His first was not
that way, however. He was not a great bull or even a good one, but he appeared,
when he came skidding into the ring, to be a bull a man could put on a show
with. Armillita went out with the cape, walking with an awkward long-legged
stride, while his pe�nes worked the bull toward him. He took the animal through
a series of simple passes, nothing extravagant or showy, and then chopped him
off short while the crowd settled back. The bull was working straight and
honest and so was Armillita. A fan in the first barrier seats said, "At
least Armillita won't cheat you. He'll give you his best."
The trumpets blew
and the picadors came into the ring and Armillita picked up the bull and
presented him to the first horse. It was going well. The bull charged readily,
thudding its horns futilely but determinedly into the mattress padding
protecting the horse's belly. The bull kept boring in, stronger and stronger,
as the picador shot his lance into the big hump of muscle just behind the neck.
Armillita went in, made the quite, and then decided, since the bull still
seemed too strong, to take it to the second picador for more trimming. But that
was a mistake. The second picador was too zealous and the spectators were
starting to boo even as he leaned into his lance. They could see he was bearing
down too hard, giving the bull too much steel, hurting it too badly, and
fearing the bull would be ruined, they were reacting violently. Armillita went
in and tried valiantly to perform the quite, but the bull would not move away
from the horse and the picador could not remove his lance or else the bull
would have thrown him. By the time Armillita could distract the bull the damage
was done and the crowd had turned permanently ill-humored.
He killed the
bull moderately well, but it made no difference to the spectators. They
believed the animal had been rendered harmless by the picador and that any of
them could have done as well as the matador. Armillita walked back to the
barrier, head down, not bothering to ask for an ear or even a circuit of the
ring as he might well have done.
Manola was no
better with his second bull than his first and it was necessary, before
Armillita's last bull was released, for two attendants to parade around with a
sign saying anyone throwing anything into the ring would be fined 500 pesos.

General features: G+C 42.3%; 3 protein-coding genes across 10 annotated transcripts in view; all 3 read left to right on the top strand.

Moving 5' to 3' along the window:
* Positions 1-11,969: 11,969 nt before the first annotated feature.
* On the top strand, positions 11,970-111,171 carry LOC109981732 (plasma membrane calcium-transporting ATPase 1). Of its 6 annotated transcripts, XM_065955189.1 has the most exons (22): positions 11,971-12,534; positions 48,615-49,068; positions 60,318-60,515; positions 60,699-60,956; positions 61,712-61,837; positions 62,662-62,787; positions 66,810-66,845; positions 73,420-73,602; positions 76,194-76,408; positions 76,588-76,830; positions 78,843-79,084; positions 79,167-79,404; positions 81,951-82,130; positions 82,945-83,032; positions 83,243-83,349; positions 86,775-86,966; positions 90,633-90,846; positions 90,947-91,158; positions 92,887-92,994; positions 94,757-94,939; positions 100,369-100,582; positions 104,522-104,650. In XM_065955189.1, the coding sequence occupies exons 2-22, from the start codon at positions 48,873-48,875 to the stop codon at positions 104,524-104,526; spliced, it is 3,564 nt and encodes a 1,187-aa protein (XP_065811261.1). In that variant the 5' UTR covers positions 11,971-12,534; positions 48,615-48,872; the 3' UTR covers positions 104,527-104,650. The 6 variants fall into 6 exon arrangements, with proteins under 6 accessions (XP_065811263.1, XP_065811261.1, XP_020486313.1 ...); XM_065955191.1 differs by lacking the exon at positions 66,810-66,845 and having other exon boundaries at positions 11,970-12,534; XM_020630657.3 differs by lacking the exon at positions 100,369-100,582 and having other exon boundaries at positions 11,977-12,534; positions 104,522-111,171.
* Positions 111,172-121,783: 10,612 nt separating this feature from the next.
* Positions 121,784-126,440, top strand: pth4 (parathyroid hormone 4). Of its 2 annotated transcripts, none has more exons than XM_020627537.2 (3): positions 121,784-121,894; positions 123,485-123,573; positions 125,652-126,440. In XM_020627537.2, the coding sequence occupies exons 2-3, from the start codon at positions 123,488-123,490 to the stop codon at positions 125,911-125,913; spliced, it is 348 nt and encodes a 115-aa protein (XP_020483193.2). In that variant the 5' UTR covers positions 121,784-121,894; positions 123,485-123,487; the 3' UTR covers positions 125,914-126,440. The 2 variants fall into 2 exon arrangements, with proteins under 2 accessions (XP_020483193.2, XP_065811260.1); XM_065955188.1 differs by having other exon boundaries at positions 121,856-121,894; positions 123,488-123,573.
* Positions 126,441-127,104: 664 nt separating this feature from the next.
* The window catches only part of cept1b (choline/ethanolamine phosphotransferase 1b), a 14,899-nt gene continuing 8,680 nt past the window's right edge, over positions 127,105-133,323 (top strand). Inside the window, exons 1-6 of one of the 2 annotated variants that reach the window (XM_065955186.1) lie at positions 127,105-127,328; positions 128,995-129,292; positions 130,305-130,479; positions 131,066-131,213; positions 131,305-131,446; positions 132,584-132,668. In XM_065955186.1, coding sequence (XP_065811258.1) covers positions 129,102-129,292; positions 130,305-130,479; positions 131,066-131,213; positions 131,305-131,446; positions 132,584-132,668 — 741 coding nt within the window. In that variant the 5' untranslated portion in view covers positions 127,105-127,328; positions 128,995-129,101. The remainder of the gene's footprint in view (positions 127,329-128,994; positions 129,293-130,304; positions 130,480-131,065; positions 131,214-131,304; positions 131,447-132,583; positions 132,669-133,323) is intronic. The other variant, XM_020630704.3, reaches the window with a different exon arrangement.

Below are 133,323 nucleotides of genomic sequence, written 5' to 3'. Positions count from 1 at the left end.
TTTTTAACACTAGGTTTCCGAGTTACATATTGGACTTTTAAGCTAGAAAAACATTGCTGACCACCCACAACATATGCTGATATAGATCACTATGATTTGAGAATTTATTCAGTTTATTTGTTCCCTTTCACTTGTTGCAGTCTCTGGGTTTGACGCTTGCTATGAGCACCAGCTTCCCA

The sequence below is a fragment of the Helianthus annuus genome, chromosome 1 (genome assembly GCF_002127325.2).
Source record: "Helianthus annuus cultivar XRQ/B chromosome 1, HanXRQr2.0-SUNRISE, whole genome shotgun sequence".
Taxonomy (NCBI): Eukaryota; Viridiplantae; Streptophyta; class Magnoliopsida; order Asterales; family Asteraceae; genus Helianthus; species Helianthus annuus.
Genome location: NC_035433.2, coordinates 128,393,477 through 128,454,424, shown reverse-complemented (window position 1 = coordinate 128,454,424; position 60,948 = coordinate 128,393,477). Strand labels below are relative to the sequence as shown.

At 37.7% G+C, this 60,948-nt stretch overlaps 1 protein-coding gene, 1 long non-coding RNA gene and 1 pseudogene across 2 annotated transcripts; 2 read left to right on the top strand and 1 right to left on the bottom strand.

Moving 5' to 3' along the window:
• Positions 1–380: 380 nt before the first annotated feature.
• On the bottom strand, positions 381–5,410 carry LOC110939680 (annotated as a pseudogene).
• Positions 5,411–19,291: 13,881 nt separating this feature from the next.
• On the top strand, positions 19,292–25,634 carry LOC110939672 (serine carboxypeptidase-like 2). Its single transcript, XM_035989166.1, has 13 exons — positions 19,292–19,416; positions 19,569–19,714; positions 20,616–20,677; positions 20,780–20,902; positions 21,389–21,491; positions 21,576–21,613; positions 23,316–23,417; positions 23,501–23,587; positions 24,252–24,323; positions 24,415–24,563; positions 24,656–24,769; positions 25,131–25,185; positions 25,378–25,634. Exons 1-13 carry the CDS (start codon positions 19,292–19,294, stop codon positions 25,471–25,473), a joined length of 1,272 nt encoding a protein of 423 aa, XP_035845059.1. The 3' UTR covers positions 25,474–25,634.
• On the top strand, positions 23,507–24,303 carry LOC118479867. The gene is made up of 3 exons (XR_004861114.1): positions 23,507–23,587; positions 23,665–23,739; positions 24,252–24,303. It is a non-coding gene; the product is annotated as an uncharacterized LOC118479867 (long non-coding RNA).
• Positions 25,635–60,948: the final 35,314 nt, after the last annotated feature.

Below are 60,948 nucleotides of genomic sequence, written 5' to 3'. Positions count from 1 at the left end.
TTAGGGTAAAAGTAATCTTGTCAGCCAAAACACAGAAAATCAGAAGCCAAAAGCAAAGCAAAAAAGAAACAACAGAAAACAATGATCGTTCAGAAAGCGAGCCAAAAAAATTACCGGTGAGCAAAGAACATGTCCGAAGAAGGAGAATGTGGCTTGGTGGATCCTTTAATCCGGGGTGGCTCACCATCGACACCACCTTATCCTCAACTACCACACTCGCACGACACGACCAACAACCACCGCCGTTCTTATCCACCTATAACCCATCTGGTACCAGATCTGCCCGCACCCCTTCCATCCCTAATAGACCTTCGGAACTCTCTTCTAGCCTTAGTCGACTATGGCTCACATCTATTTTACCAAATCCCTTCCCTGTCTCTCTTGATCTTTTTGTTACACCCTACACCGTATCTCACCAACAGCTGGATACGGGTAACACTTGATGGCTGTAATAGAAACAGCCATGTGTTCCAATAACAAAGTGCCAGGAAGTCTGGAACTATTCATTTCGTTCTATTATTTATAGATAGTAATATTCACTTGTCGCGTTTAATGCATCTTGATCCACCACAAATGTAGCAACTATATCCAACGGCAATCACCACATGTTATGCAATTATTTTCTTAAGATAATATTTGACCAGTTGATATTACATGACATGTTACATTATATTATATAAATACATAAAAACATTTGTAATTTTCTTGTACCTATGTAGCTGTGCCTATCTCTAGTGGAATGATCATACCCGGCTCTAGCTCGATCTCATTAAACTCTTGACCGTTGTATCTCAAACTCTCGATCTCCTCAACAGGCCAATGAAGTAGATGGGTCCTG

But it did no good. Manola, because of his exalted position, had been received
with sullen silence. But Armillita was none too good even for such a bullring,
and as soon as his picadors entered the ring the cushions and bottles came
flying. Though these were not intended for Armillita, a bottle nearly hit him
as he went to take the bull away from the first picador. This time he did not
present the bull to the second picador, but instead asked for their retirement.
The crowd cheered that cynically, and he faced the spectators and smiled and
lifted his arms as if to say, "My friends, what else can I do?"
The gray bull was
all he'd expected, stodgy and slow and reluctant to make more than a
head-chopping charge of a few steps. And then, midway through the planting of
the banderillas, it took up a querencia only a few feet from the barrier. This
made the planting of the last set a difficult proposition and gave the crowd a
chance to attack Armillita's second banderillero who, because the bull would
not move, ended up planting them a third of the way down the animal's side.
Again bottles and cushions cascaded into the ring.
to move the bull with the muleta, but it was reluctant. The animal would charge
a few steps when the matador incited it with his knee, but then quickly retreat
before any semblance of a linked pass could be put together.
gave up. He asked and received permission to kill the bull and then walked to
the center of the ring and, in a gesture either sardonic or placating, offered
to dedicate the bull to the crowd. Smiling all the while, he held up his
montera and spun slowly on his heel through a full circle offering the
spectators the bull. But they wouldn't have it. They yelled and jeered and
waved handkerchiefs and some began to leave. Finally he shrugged and walked
back to the barrier for a drink of water. His mouth was very dry, as it always
was in the ring.
sympathetic. "What can you do with such people?" he said. "Don't
let them bother you. Slaughter that ox and let's get the hell out of
to say, "These are the people whom I usually fight for." But he
The bull was
difficult to kill. This was partly because of the kind of animal it was, but
mainly because it had taken a very determined querencia. Armillita could not
move the bull to get its feet lined up so that the spot between the shoulder
blades would be open. Each time Armillita would go in with the sword, the bull
would chop upward with its head, paying little attention to the muleta in the
matador's left hand. Armillita tried twice, taking considerable risks each
time. Each time the sword only penetrated a few inches, to be flipped out by
the bull's muscles. Finally he went to the barrier and took the descabellar
from his volunteer sword handler. "You should have used this in the first
place," his friend said. "No one can blame you for this bull. Kill it
any way you can."